Anyone have any luck dismounting an armour class? Was thinking of japaning or bluing the basket. What do you guys think?
Andy

-------------
Am fear nach gleidh na h-airm san t-sith, cha bhi iad aige 'n am a' chogaidh.

He that keeps not his arms in time of peace will have none in time of war.

--Scots Gaelic proverb
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GG Osborne





Joined: 21 Mar 2006

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Posts: 487

PostPosted: Wed 14 Oct, 2009 5:13 pm    Post subject:         Reply with quote

Andy, I've had the best luck hot browning a basket. Authetic japanning is tough to do and blueing is spotty at best unless your're really good at it. A company called Track of the Wolf (www.trackofthewolf.com) sells a Birchwood "Plum Brown" hot browning solution that I have had very good luck with. It;s only $5 USD a bottle of so and one bottle will do two hilts. I used a propane hand torch and heated sections as I went. the metal doesn't have to get red hot or anything like that. The instructions even say that you can heat it in an oven but you can only imagine the tirade my red-headed wife produced with that suggestion!! Frankly, the torch is better because you can heat only what you are working with at the time and cover the hilt section by section.

Once I had the part I was working on hot, I used a wool dauber like you would use to dye leather and applied the solution. You can tell if everything is going well by the "sizzle" you get when the solution hits the metal. The metal will turn brown instantly. Make sure there is absolutely no oil on the metal at all. Once I had cleaned the hilt, I used an old screwdriver to hold the hilt through the tang opening at the base of the hilt and clamped the handle of the screwdriver in a vise. Gives you both hands free...one to heat and one to daub.

Repeat heating and putting on solution until you are satisfied with the color, run it under hot soapy water to get any extra chemical off the metal and then very lightly use #0000 steel wool to lightly burnish it. I think one of the real tricks is to work in some light oil on the browning as it seems to give it a real luster and deep finish.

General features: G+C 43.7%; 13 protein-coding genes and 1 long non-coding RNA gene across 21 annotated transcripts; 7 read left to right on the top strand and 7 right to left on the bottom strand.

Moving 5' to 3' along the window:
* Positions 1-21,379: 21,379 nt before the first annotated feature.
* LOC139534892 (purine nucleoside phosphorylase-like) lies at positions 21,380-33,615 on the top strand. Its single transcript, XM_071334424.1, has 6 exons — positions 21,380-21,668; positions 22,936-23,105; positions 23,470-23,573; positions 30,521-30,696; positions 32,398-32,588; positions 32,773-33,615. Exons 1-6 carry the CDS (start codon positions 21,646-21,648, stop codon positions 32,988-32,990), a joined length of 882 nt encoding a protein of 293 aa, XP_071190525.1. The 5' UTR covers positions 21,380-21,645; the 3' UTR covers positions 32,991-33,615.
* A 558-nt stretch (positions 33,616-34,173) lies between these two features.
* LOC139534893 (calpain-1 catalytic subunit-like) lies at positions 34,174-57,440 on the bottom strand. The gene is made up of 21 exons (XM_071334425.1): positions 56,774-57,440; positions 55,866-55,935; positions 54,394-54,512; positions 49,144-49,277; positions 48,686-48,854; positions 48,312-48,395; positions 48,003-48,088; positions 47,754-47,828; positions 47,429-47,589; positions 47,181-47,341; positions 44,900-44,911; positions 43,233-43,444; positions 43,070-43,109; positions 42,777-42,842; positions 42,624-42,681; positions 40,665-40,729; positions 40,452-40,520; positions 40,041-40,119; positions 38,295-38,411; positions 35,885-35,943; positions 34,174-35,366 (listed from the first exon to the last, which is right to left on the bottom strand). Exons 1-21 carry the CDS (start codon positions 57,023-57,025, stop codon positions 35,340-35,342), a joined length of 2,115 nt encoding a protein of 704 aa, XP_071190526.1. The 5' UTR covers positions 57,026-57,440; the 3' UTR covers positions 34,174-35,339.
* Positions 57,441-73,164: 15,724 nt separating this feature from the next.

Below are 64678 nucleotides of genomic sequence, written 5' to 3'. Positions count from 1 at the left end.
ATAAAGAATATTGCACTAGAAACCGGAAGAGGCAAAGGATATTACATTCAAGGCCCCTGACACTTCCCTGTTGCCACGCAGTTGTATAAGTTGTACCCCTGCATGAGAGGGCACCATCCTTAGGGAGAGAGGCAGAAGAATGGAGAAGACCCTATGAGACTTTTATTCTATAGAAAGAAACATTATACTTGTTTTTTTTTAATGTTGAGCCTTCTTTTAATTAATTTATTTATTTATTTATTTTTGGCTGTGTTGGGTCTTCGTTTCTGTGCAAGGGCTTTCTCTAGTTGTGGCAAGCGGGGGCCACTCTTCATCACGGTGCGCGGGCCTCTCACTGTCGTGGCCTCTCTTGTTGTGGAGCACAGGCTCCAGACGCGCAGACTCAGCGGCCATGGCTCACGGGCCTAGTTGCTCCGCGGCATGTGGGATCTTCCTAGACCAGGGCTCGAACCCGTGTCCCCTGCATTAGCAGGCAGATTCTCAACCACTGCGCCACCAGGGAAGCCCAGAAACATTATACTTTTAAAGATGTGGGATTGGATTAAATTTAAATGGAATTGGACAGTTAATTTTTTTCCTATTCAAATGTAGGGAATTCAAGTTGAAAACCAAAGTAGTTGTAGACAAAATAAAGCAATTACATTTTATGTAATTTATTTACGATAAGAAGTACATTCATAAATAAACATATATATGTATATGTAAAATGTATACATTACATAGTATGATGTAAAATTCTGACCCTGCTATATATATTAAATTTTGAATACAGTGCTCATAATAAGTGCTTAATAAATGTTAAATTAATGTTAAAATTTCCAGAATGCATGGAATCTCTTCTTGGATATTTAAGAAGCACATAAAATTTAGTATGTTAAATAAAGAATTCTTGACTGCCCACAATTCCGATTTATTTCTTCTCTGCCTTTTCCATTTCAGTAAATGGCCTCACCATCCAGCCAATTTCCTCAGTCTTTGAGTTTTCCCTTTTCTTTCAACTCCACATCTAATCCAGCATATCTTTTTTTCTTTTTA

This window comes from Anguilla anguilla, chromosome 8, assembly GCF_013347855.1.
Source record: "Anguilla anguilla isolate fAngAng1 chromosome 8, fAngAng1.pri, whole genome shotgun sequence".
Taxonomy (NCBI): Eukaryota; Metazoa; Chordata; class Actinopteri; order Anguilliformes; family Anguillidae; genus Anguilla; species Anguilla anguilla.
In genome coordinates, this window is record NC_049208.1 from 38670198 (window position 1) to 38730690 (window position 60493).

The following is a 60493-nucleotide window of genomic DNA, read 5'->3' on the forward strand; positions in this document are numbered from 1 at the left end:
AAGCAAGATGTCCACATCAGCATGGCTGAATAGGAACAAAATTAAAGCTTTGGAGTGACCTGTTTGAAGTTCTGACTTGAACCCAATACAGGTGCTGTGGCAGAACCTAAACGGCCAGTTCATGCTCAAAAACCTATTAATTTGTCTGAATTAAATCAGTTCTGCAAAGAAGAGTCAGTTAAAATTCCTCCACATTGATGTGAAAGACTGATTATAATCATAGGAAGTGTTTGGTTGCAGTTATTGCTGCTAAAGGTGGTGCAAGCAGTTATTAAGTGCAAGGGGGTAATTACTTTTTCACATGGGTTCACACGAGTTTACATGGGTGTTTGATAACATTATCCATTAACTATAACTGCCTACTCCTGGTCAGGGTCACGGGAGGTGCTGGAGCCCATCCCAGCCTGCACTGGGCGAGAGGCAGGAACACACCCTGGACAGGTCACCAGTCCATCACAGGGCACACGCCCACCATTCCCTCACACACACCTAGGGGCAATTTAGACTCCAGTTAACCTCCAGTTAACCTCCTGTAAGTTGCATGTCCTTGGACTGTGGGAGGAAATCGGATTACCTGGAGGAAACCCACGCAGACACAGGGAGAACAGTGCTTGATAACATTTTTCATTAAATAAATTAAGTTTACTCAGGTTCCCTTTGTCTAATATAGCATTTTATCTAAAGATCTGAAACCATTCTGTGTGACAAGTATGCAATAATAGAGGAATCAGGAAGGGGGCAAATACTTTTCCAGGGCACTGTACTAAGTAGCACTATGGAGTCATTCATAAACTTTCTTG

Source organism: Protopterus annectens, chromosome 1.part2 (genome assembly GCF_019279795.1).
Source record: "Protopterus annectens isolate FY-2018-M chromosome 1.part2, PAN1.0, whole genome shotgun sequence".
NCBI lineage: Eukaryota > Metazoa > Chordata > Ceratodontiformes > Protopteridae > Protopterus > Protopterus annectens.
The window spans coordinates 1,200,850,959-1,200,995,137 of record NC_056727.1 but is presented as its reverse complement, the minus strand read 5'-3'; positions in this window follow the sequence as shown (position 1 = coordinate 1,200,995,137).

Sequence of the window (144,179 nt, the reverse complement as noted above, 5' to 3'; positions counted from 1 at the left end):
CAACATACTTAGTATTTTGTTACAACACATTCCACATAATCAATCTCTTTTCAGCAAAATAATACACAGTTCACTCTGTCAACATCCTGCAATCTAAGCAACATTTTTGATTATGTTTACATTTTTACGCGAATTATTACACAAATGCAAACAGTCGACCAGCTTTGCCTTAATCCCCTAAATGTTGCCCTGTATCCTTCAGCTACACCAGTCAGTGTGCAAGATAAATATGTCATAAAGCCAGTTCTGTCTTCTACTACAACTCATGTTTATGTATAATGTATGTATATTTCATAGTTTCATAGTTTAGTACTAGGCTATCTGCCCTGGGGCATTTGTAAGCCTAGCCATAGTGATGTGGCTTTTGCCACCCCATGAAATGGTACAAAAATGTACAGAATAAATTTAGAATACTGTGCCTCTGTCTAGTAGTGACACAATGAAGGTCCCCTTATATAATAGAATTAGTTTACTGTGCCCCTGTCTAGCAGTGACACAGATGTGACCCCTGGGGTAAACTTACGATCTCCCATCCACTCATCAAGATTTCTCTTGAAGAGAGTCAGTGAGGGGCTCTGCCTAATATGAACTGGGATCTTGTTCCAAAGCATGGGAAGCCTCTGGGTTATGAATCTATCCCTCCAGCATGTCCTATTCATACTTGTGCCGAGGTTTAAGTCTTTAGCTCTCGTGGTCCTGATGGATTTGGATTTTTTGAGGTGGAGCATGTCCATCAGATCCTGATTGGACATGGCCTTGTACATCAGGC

I think you will be very please with the results.

"Those who live by the sword...will usually die with a huge, unpaid credit card balance!"
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Jim Mearkle




Location: Colonie, NY
Joined: 20 Mar 2004
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Posts: 113

PostPosted: Wed 14 Oct, 2009 7:00 pm    Post subject:         Reply with quote

Andrew Goodman wrote:
Anyone have any luck dismounting an armour class? Was thinking of japaning or bluing the basket. What do you guys think?


I've only got the pommel off mine (17th century hanger). I couldn't get the grip off and decided not to force it. I saw someone say the other day that they glue their grips. You may be looking at replacing the grip to get the basket off.

Jim
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Andrew Goodman




Location: Washoe Valley, Nevada
Joined: 05 May 2005
Likes: 4 pages

Posts: 20

PostPosted: Wed 14 Oct, 2009 7:11 pm    Post subject:         Reply with quote

GG Osborne,

Thank you. I can't decide on browning or bluing.. Darkwood Armory will heat blue the basket for me for about $35 to match the reiver dagger.. What to do, what to do?



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Andy

-------------
Am fear nach gleidh na h-airm san t-sith, cha bhi iad aige 'n am a' chogaidh.

He that keeps not his arms in time of peace will have none in time of war.

--Scots Gaelic proverb
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GG Osborne





Joined: 21 Mar 2006

Spotlight topics: 1
Posts: 487

PostPosted: Wed 14 Oct, 2009 9:08 pm    Post subject:         Reply with quote

Er, Andy... you wanted a picture of the two daggers Darkwood made for me, well, you got 'em. Those are the two daggers I specified and Scott made up for me, so enjoy. as far as grips beinbg glued, just use the torch to grmtly heat up the area of the blade before the grip. Not enouh to affect the temper but melt the glue. Works like a charm. As far as blueing vs browning, I'm just partial to the browning as only hot salts blueing gives a nice coating and I don't have the equipment.
"Those who live by the sword...will usually die with a huge, unpaid credit card balance!"
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GG Osborne





Joined: 21 Mar 2006

Spotlight topics: 1
Posts: 487

PostPosted: Wed 14 Oct, 2009 9:09 pm    Post subject:         Reply with quote

Thought....send the basket to Scott and have him blue it to match the dagger hilt.
"Those who live by the sword...will usually die with a huge, unpaid credit card balance!"
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Andrew Goodman




Location: Washoe Valley, Nevada
Joined: 05 May 2005
Likes: 4 pages

Posts: 20

PostPosted: Thu 15 Oct, 2009 4:46 am    Post subject:         Reply with quote

GG Osborne,

Um these are yours? Scott emailed the pic to me when I asked about the possibility of a live blade.. I think I am going to send it to Scott to have it blued only problem is I'll probably have to send the whole sword (I can't dismount it)..

Andy

-------------
Am fear nach gleidh na h-airm san t-sith, cha bhi iad aige 'n am a' chogaidh.

He that keeps not his arms in time of peace will have none in time of war.

--Scots Gaelic proverb
View user's profile Send private message